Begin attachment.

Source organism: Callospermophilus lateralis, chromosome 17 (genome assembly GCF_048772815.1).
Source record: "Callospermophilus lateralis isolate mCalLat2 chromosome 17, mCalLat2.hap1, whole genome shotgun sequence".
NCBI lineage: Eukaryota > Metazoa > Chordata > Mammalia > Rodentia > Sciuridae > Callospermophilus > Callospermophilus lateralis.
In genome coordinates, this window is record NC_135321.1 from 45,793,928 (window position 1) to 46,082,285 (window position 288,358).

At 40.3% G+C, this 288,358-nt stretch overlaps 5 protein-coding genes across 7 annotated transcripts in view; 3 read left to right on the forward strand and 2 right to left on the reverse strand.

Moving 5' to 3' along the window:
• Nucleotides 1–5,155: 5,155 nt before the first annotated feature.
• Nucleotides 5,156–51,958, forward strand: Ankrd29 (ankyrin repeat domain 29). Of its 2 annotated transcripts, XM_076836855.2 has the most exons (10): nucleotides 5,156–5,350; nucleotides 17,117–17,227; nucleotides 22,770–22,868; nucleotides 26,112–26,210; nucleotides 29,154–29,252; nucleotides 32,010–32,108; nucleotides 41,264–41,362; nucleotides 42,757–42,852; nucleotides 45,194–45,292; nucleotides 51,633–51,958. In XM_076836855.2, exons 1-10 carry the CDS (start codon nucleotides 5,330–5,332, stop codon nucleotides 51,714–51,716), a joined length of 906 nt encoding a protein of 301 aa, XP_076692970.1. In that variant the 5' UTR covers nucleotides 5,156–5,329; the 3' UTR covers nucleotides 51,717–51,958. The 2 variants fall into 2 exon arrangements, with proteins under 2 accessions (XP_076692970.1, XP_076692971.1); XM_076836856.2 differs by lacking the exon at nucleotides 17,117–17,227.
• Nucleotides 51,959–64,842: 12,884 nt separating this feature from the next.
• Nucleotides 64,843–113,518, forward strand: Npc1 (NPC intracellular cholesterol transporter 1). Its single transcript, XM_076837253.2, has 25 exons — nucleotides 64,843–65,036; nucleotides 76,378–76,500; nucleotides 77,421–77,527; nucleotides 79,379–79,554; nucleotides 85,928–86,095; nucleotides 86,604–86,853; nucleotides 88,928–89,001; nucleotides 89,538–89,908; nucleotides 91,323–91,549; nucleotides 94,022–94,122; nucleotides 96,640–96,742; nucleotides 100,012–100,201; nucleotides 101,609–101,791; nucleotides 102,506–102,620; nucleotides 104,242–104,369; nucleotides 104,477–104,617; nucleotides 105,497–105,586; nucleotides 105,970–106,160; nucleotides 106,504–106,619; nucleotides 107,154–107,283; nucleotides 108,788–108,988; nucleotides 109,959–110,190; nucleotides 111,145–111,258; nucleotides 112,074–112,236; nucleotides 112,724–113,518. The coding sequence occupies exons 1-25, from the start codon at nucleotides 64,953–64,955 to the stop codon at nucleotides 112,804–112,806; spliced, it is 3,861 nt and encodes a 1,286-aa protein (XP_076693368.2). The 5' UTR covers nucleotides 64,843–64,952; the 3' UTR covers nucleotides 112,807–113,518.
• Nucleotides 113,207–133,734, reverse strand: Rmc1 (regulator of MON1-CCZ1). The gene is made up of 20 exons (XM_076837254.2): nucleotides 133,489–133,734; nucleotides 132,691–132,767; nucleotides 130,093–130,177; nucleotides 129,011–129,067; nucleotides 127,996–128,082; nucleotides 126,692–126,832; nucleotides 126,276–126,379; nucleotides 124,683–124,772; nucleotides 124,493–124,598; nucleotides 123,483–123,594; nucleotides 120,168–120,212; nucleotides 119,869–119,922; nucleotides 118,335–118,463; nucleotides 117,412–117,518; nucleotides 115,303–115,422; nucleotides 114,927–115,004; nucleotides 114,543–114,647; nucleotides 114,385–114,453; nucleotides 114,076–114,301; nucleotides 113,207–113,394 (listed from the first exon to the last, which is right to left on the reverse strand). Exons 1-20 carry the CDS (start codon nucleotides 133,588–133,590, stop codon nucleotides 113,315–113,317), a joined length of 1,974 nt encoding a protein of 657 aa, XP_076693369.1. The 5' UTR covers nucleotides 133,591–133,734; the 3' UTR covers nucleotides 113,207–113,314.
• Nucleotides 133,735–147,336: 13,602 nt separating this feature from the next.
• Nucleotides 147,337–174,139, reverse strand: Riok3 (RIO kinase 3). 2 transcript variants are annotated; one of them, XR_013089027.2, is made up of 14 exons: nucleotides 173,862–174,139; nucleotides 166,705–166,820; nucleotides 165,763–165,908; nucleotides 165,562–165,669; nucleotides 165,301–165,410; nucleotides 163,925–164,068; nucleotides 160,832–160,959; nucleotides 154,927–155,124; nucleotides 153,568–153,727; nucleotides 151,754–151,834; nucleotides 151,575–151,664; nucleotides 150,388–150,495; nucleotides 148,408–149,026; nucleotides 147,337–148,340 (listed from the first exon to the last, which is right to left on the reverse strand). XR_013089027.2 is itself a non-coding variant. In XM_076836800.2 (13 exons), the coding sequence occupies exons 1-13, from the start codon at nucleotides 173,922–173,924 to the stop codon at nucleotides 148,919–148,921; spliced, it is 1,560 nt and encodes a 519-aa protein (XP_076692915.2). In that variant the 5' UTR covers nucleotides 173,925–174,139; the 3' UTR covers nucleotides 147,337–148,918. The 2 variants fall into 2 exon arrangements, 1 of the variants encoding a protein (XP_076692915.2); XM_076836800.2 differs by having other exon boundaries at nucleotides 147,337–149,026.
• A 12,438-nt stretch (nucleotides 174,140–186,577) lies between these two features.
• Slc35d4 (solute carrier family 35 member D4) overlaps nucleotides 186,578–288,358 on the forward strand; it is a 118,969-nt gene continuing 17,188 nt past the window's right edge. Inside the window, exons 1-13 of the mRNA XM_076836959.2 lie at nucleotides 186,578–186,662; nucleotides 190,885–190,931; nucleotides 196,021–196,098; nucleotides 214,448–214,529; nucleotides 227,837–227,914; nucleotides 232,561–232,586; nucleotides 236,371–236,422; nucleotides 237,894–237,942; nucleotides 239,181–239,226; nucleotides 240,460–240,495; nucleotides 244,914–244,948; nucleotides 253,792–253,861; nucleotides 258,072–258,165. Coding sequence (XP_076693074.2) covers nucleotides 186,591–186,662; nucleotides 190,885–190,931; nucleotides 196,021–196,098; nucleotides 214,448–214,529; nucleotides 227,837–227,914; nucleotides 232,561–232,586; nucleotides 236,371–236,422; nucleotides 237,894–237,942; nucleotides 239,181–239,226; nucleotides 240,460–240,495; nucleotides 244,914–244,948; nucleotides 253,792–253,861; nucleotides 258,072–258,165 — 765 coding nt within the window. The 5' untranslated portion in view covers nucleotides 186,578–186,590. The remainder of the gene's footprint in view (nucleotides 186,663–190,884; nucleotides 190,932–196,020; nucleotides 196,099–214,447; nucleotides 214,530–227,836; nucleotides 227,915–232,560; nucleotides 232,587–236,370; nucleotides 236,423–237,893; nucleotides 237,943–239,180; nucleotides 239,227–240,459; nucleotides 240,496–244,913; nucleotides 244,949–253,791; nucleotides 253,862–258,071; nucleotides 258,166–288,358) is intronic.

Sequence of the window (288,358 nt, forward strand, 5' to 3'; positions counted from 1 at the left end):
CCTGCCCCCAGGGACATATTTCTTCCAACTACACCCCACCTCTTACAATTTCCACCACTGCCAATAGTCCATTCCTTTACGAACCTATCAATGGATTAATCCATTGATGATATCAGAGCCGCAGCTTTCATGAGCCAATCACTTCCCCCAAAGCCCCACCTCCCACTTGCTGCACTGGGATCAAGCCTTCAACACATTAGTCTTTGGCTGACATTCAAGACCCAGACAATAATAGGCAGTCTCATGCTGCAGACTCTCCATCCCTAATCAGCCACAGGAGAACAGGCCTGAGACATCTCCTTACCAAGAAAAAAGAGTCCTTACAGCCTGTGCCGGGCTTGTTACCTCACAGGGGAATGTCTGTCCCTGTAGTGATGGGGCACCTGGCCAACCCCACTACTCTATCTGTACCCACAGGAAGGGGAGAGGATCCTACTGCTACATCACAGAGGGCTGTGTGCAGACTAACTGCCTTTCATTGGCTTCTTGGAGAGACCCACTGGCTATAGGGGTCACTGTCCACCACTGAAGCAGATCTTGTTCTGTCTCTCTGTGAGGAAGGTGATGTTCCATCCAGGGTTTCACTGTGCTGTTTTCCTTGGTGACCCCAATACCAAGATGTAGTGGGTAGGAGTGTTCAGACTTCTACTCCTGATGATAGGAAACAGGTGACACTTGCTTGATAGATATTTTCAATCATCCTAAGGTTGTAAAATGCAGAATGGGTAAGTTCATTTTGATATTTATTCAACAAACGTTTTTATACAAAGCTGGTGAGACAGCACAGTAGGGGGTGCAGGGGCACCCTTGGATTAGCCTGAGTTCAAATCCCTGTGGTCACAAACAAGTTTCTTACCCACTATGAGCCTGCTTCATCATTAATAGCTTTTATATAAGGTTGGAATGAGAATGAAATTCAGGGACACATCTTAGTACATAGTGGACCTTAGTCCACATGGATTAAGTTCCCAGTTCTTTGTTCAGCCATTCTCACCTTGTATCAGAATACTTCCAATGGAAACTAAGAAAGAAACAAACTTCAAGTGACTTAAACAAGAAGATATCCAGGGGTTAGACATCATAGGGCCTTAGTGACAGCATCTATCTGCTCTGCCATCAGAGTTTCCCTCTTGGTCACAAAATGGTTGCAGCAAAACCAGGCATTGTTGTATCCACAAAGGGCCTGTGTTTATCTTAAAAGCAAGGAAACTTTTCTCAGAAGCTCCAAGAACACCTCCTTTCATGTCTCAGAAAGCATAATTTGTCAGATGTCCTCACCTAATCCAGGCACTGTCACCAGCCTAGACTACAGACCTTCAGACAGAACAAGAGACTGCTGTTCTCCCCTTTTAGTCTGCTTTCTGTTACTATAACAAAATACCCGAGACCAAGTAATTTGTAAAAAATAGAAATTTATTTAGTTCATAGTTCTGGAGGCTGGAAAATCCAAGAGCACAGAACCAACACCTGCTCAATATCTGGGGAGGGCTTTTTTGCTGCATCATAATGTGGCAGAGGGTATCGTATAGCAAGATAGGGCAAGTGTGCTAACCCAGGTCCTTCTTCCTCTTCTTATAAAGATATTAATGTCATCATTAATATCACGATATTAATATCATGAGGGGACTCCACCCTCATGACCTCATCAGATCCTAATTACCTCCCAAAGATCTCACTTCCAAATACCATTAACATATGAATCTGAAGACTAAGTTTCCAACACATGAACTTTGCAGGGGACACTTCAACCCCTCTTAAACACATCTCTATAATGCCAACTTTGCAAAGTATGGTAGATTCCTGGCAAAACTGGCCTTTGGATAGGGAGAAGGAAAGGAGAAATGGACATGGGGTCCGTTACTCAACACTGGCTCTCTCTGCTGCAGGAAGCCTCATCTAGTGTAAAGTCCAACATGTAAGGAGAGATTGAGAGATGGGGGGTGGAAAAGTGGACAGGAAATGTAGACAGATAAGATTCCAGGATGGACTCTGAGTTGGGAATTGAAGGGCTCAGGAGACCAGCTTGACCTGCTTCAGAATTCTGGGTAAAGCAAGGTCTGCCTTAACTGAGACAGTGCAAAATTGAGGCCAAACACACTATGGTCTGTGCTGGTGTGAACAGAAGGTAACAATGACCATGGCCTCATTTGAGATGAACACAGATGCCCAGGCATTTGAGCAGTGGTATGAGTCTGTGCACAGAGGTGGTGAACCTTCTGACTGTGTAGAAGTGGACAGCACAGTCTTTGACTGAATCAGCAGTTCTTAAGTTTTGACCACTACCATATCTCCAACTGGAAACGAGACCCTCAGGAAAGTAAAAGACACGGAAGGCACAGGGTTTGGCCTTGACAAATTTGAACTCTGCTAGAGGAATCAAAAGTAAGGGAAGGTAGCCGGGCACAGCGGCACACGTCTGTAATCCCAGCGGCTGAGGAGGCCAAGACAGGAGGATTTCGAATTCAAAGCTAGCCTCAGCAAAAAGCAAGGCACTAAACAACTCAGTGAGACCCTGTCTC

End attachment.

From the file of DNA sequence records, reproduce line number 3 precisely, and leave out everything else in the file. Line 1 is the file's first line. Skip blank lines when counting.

NCBI lineage: Eukaryota > Metazoa > Chordata > Mammalia > Rodentia > Sciuridae > Callospermophilus > Callospermophilus lateralis.